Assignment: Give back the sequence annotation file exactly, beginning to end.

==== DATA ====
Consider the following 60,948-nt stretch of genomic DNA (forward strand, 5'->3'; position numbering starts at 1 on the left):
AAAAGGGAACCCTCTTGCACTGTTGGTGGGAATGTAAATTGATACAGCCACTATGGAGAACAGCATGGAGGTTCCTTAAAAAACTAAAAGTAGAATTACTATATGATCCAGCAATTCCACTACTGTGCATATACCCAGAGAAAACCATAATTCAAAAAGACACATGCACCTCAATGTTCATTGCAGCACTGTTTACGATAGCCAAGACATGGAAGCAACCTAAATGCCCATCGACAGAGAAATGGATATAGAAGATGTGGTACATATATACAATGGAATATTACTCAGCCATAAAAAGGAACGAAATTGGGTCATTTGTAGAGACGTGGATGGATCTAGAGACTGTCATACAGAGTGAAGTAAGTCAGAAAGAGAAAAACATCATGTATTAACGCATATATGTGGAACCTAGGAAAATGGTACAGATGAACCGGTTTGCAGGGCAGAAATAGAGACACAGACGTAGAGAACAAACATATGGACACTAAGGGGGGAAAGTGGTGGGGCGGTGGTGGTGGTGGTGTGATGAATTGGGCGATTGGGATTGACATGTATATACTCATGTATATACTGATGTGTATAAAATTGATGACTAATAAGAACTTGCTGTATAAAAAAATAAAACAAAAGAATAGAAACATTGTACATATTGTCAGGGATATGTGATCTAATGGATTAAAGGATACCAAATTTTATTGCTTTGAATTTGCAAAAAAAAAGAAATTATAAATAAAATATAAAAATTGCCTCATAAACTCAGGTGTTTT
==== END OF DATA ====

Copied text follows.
Consider the following 60,948-nt stretch of genomic DNA (forward strand, 5'->3'; position numbering starts at 1 on the left):
AAAAGGGAACCCTCTTGCACTGTTGGTGGGAATGTAAATTGATACAGCCACTATGGAGAACAGCATGGAGGTTCCTTAAAAAACTAAAAGTAGAATTACTATATGATCCAGCAATTCCACTACTGTGCATATACCCAGAGAAAACCATAATTCAAAAAGACACATGCACCTCAATGTTCATTGCAGCACTGTTTACGATAGCCAAGACATGGAAGCAACCTAAATGCCCATCGACAGAGAAATGGATATAGAAGATGTGGTACATATATACAATGGAATATTACTCAGCCATAAAAAGGAACGAAATTGGGTCATTTGTAGAGACGTGGATGGATCTAGAGACTGTCATACAGAGTGAAGTAAGTCAGAAAGAGAAAAACATCATGTATTAACGCATATATGTGGAACCTAGGAAAATGGTACAGATGAACCGGTTTGCAGGGCAGAAATAGAGACACAGACGTAGAGAACAAACATATGGACACTAAGGGGGGAAAGTGGTGGGGCGGTGGTGGTGGTGGTGTGATGAATTGGGCGATTGGGATTGACATGTATATACTCATGTATATACTGATGTGTATAAAATTGATGACTAATAAGAACTTGCTGTATAAAAAAATAAAACAAAAGAATAGAAACATTGTACATATTGTCAGGGATATGTGATCTAATGGATTAAAGGATACCAAATTTTATTGCTTTGAATTTGCAAAAAAAAAGAAATTATAAATAAAATATAAAAATTGCCTCATAAACTCAGGTGTTTT